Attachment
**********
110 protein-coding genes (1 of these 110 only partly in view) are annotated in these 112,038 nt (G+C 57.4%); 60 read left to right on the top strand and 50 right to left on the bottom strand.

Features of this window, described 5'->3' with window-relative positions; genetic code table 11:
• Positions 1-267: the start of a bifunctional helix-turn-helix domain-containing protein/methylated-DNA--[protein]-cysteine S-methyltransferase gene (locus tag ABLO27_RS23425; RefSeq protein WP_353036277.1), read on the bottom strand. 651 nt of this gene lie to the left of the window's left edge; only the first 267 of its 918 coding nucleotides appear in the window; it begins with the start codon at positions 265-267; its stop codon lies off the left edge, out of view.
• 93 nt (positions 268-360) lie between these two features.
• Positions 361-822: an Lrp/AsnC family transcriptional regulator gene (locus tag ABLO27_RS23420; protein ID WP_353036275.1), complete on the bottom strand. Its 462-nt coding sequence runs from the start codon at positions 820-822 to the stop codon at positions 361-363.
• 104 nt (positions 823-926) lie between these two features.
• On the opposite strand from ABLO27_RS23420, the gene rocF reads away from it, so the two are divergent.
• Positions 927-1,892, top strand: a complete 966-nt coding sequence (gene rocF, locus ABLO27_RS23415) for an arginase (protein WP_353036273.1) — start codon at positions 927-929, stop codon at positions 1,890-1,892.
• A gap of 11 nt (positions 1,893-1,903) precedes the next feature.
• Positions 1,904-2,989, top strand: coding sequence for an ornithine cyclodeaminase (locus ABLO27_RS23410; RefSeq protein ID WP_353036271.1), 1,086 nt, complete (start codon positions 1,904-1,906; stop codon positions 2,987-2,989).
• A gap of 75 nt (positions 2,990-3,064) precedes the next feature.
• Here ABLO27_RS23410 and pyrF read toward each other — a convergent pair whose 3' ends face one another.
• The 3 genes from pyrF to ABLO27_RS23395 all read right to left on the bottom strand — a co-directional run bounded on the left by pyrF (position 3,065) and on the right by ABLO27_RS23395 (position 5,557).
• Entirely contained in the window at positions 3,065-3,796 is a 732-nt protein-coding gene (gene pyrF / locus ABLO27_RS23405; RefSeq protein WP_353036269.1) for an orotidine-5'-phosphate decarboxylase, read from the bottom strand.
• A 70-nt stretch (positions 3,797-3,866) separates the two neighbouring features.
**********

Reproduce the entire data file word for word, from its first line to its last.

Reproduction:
110 protein-coding genes (1 of these 110 only partly in view) are annotated in these 112,038 nt (G+C 57.4%); 60 read left to right on the top strand and 50 right to left on the bottom strand.

Features of this window, described 5'->3' with window-relative positions; genetic code table 11:
• Positions 1-267: the start of a bifunctional helix-turn-helix domain-containing protein/methylated-DNA--[protein]-cysteine S-methyltransferase gene (locus tag ABLO27_RS23425; RefSeq protein WP_353036277.1), read on the bottom strand. 651 nt of this gene lie to the left of the window's left edge; only the first 267 of its 918 coding nucleotides appear in the window; it begins with the start codon at positions 265-267; its stop codon lies off the left edge, out of view.
• 93 nt (positions 268-360) lie between these two features.
• Positions 361-822: an Lrp/AsnC family transcriptional regulator gene (locus tag ABLO27_RS23420; protein ID WP_353036275.1), complete on the bottom strand. Its 462-nt coding sequence runs from the start codon at positions 820-822 to the stop codon at positions 361-363.
• 104 nt (positions 823-926) lie between these two features.
• On the opposite strand from ABLO27_RS23420, the gene rocF reads away from it, so the two are divergent.
• Positions 927-1,892, top strand: a complete 966-nt coding sequence (gene rocF, locus ABLO27_RS23415) for an arginase (protein WP_353036273.1) — start codon at positions 927-929, stop codon at positions 1,890-1,892.
• A gap of 11 nt (positions 1,893-1,903) precedes the next feature.
• Positions 1,904-2,989, top strand: coding sequence for an ornithine cyclodeaminase (locus ABLO27_RS23410; RefSeq protein ID WP_353036271.1), 1,086 nt, complete (start codon positions 1,904-1,906; stop codon positions 2,987-2,989).
• A gap of 75 nt (positions 2,990-3,064) precedes the next feature.
• Here ABLO27_RS23410 and pyrF read toward each other — a convergent pair whose 3' ends face one another.
• The 3 genes from pyrF to ABLO27_RS23395 all read right to left on the bottom strand — a co-directional run bounded on the left by pyrF (position 3,065) and on the right by ABLO27_RS23395 (position 5,557).
• Entirely contained in the window at positions 3,065-3,796 is a 732-nt protein-coding gene (gene pyrF / locus ABLO27_RS23405; RefSeq protein WP_353036269.1) for an orotidine-5'-phosphate decarboxylase, read from the bottom strand.
• A 70-nt stretch (positions 3,797-3,866) separates the two neighbouring features.